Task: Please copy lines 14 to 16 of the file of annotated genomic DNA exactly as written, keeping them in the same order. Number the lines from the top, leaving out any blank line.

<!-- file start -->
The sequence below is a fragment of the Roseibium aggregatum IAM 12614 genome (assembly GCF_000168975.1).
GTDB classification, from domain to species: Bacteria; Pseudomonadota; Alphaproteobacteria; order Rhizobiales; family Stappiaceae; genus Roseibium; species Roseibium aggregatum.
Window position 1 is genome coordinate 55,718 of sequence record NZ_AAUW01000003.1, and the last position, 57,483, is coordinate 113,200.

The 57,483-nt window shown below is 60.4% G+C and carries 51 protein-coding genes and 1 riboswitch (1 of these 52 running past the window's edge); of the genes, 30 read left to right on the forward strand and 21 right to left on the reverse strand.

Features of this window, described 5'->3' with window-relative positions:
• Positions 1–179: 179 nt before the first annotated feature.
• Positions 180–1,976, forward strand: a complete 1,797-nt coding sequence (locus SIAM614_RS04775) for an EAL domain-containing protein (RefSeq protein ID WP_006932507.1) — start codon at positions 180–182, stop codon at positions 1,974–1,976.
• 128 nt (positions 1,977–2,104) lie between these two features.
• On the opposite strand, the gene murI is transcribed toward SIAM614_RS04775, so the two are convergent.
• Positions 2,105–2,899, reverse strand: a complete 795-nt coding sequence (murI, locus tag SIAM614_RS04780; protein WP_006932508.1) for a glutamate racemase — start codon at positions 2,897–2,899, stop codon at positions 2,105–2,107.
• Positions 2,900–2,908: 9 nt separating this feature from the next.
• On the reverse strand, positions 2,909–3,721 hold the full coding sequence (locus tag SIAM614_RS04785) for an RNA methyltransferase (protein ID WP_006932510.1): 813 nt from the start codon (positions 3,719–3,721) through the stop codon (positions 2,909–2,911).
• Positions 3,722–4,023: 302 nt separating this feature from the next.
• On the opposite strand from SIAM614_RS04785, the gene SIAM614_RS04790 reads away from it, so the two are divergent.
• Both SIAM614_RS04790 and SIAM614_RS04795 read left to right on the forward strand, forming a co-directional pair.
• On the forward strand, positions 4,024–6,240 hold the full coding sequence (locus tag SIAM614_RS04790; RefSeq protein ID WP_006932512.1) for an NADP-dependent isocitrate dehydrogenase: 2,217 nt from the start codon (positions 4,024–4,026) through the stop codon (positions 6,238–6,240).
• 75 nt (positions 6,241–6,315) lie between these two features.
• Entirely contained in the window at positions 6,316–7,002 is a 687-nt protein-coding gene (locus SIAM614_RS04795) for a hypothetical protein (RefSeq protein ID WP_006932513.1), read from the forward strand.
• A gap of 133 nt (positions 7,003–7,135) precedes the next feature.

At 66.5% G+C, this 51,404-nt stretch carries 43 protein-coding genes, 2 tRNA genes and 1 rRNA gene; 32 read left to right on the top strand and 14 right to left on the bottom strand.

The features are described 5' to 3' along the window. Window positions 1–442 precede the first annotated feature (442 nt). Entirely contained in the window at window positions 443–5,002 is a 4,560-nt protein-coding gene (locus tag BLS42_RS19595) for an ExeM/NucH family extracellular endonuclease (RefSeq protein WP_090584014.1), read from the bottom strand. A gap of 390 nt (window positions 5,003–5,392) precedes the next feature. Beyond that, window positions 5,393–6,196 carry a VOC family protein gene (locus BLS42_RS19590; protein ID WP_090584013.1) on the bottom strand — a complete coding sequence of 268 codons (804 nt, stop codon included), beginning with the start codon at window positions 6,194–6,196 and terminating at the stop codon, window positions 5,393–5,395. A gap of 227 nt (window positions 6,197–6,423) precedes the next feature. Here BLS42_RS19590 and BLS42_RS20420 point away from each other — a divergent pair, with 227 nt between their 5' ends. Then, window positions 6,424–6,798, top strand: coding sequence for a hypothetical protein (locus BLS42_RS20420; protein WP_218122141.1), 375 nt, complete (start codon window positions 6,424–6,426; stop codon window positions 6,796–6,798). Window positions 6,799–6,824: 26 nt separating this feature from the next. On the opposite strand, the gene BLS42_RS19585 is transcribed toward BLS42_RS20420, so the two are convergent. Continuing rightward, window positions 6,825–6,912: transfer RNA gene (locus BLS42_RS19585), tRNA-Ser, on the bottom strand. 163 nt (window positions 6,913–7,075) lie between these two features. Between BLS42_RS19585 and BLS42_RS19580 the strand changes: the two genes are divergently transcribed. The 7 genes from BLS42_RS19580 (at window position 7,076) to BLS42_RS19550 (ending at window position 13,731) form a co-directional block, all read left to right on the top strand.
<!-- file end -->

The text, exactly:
• On the opposite strand from SIAM614_RS04785, the gene SIAM614_RS04790 reads away from it, so the two are divergent.
• Both SIAM614_RS04790 and SIAM614_RS04795 read left to right on the forward strand, forming a co-directional pair.
• On the forward strand, positions 4,024–6,240 hold the full coding sequence (locus tag SIAM614_RS04790; RefSeq protein ID WP_006932512.1) for an NADP-dependent isocitrate dehydrogenase: 2,217 nt from the start codon (positions 4,024–4,026) through the stop codon (positions 6,238–6,240).